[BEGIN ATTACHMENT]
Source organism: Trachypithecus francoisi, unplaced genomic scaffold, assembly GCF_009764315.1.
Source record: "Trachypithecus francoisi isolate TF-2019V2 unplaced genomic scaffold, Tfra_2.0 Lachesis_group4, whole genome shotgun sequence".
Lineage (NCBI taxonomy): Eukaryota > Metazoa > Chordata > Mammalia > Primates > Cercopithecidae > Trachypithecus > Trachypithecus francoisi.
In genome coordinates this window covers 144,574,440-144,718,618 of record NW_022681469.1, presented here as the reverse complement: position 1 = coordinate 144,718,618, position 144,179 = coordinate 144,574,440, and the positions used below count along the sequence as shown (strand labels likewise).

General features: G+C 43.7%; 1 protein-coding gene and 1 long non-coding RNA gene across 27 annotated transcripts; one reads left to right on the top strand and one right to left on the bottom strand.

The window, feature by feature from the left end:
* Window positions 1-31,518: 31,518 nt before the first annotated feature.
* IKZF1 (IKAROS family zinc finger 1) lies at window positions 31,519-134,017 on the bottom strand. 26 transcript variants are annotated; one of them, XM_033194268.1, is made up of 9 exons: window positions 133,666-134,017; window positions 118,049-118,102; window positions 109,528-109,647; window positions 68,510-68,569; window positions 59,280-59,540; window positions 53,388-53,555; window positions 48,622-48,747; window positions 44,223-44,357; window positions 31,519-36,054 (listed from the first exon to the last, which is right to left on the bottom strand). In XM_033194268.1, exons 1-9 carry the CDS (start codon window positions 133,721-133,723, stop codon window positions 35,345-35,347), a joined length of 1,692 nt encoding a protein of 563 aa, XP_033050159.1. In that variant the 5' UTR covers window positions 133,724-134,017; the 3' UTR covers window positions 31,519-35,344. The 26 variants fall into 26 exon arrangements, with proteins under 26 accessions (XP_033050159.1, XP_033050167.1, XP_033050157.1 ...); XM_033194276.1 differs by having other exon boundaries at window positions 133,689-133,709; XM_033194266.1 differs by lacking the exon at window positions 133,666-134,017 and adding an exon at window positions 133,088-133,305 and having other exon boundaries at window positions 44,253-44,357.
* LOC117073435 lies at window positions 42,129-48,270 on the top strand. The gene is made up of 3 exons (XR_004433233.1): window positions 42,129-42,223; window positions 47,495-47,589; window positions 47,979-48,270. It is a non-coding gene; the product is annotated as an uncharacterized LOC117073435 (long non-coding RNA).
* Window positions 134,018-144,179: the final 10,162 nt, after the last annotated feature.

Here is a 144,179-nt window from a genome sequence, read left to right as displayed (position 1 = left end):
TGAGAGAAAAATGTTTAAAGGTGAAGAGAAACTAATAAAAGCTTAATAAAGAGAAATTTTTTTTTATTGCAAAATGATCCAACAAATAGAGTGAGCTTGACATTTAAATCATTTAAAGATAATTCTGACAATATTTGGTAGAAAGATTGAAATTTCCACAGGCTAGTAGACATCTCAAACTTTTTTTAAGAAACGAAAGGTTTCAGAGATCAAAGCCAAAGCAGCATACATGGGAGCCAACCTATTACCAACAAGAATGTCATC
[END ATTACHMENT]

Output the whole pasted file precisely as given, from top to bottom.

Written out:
Source organism: Trachypithecus francoisi, unplaced genomic scaffold, assembly GCF_009764315.1.
Source record: "Trachypithecus francoisi isolate TF-2019V2 unplaced genomic scaffold, Tfra_2.0 Lachesis_group4, whole genome shotgun sequence".
Lineage (NCBI taxonomy): Eukaryota > Metazoa > Chordata > Mammalia > Primates > Cercopithecidae > Trachypithecus > Trachypithecus francoisi.
In genome coordinates this window covers 144,574,440-144,718,618 of record NW_022681469.1, presented here as the reverse complement: position 1 = coordinate 144,718,618, position 144,179 = coordinate 144,574,440, and the positions used below count along the sequence as shown (strand labels likewise).

General features: G+C 43.7%; 1 protein-coding gene and 1 long non-coding RNA gene across 27 annotated transcripts; one reads left to right on the top strand and one right to left on the bottom strand.

The window, feature by feature from the left end:
* Window positions 1-31,518: 31,518 nt before the first annotated feature.
* IKZF1 (IKAROS family zinc finger 1) lies at window positions 31,519-134,017 on the bottom strand. 26 transcript variants are annotated; one of them, XM_033194268.1, is made up of 9 exons: window positions 133,666-134,017; window positions 118,049-118,102; window positions 109,528-109,647; window positions 68,510-68,569; window positions 59,280-59,540; window positions 53,388-53,555; window positions 48,622-48,747; window positions 44,223-44,357; window positions 31,519-36,054 (listed from the first exon to the last, which is right to left on the bottom strand). In XM_033194268.1, exons 1-9 carry the CDS (start codon window positions 133,721-133,723, stop codon window positions 35,345-35,347), a joined length of 1,692 nt encoding a protein of 563 aa, XP_033050159.1. In that variant the 5' UTR covers window positions 133,724-134,017; the 3' UTR covers window positions 31,519-35,344. The 26 variants fall into 26 exon arrangements, with proteins under 26 accessions (XP_033050159.1, XP_033050167.1, XP_033050157.1 ...); XM_033194276.1 differs by having other exon boundaries at window positions 133,689-133,709; XM_033194266.1 differs by lacking the exon at window positions 133,666-134,017 and adding an exon at window positions 133,088-133,305 and having other exon boundaries at window positions 44,253-44,357.
* LOC117073435 lies at window positions 42,129-48,270 on the top strand. The gene is made up of 3 exons (XR_004433233.1): window positions 42,129-42,223; window positions 47,495-47,589; window positions 47,979-48,270. It is a non-coding gene; the product is annotated as an uncharacterized LOC117073435 (long non-coding RNA).
* Window positions 134,018-144,179: the final 10,162 nt, after the last annotated feature.

Here is a 144,179-nt window from a genome sequence, read left to right as displayed (position 1 = left end):
TGAGAGAAAAATGTTTAAAGGTGAAGAGAAACTAATAAAAGCTTAATAAAGAGAAATTTTTTTTTATTGCAAAATGATCCAACAAATAGAGTGAGCTTGACATTTAAATCATTTAAAGATAATTCTGACAATATTTGGTAGAAAGATTGAAATTTCCACAGGCTAGTAGACATCTCAAACTTTTTTTAAGAAACGAAAGGTTTCAGAGATCAAAGCCAAAGCAGCATACATGGGAGCCAACCTATTACCAACAAGAATGTCATC